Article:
Intel Optane SSD 905P 960GB PCI Express and U.2 Review
Published: 16th September 2018 | Source: Intel | Price: |
The Intel Optane 900P was one of the first drives we've reviewed that utilised the U.2 connector as opposed to the more common M.2 format, and it had a huge IOPS rating and some pretty decent speed, making it perfect for very specific task requirements. It wasn't, however, able to dethrone the Samsung 970 range as the fastest drives around.
Today's review of the Intel Optane 905P finds a very similar technology running under the hood, but this time utilising a PCI Express socket to provide greater compatibility on a number of systems, more pleasant looks, and even better performance. There must be a little something extra going on with the hardware side of things too though, as the U.2 model of the 905P matches up to the PCIe so tightly you could be forgiven for thinking they are the same drive entirely.
Looks are very low down on the list of things one pays attention to with a storage drive, but even allowing for that relative unimportance the 905P is a very attractive drive. It looks like a particularly beefy DIMM converted to PCI Express. The all black PCB, low height, brushed black finish and holes to allow a little lighting to shine all add up to a product which is very easy on the eye. If we were being particularly nit-picky we could argue that having gone to all the trouble of adding LED lighting to the 905P then Intel might as well have gone a small extra step and made it full RGB rather than simply red, green or blue. Especially as the purchasing power of a company such as Intel mean that it would hardly increase the unit cost for them, and for the end user the Optane 905P is already an expensive purchase so an extra tenner or so wouldn't make much difference. The U.2 model apes the design we saw with the 900P, of a very industrial looking chassis in imposing black with lots of fins to help dissipate any heat generated from the insane speeds of which it is capable.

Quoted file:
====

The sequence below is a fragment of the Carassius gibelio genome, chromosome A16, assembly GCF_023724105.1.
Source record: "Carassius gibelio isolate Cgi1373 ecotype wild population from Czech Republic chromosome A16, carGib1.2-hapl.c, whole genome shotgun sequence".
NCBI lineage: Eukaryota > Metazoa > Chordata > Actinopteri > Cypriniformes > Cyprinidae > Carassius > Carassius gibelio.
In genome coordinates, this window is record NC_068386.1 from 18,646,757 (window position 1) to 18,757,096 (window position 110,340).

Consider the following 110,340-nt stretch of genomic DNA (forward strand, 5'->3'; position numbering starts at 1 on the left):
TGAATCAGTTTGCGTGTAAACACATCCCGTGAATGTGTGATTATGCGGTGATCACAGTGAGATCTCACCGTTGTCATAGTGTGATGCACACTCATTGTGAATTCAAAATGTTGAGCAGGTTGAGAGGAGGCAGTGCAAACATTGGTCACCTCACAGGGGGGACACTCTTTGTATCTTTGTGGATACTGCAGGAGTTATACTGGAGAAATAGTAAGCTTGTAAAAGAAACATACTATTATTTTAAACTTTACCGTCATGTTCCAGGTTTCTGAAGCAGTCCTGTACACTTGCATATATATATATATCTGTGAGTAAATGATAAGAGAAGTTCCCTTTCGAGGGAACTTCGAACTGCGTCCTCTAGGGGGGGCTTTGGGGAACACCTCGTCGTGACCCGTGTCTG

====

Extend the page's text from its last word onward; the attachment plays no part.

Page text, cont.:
However, looks are a tiny slice of the storage pie. What really matters are IOPS - the key area in which the Optane technology is ahead of the competition - and raw bandwidth. IOPS unquestionably are the feather in the Optane cap. Both the U.2 900P and this PCIe 905P have read IOPS which utterly decimate the competition and the write results, whilst not quite as far ahead, still top our graph. If you don't run the 905P in a scenario where it is getting hammered by enormous requests at low queue depths then the raw speed is what matters and here things are a little murkier. Without doubt it is a fast drive, but it doesn't consistently match up to the Samsung offerings in most of our tests. You get a good idea of how close the U.2 and PCI Express slot connection formats are in bandwidth terms when looking at the two Intel Optane results in a vacuum. Both the 900P and the 905P put out very similar numbers.
The one area where the Intel Optane 905P absolutely smashes all that comes before it is how this speed is utilised. In our three game loading tests the 905P tops the graph pretty comfortably, and in the Windows 10 boot time test we saw it being just as fast at getting back to your desktop whether you were restarting your machine - something which takes around 4 seconds fewer than a cold boot on most drives - or actually booting from cold. These cold boot numbers are a scarcely believable half, HALF, of anything else on the market.
All of which makes the Intel Optane 905P a more desirable option than its 900P brother. Partly because it looks nicer, partly because in PCI Express trim it is something available to all instead of the less common U.2 connector - although most modern motherboards support U.2- but mostly because the end results in testing scenarios faced by the average user are consistently better on the 905P whether you plump for the U.2 model or the PCI Express one, so it wins our OC3D Performance Award.
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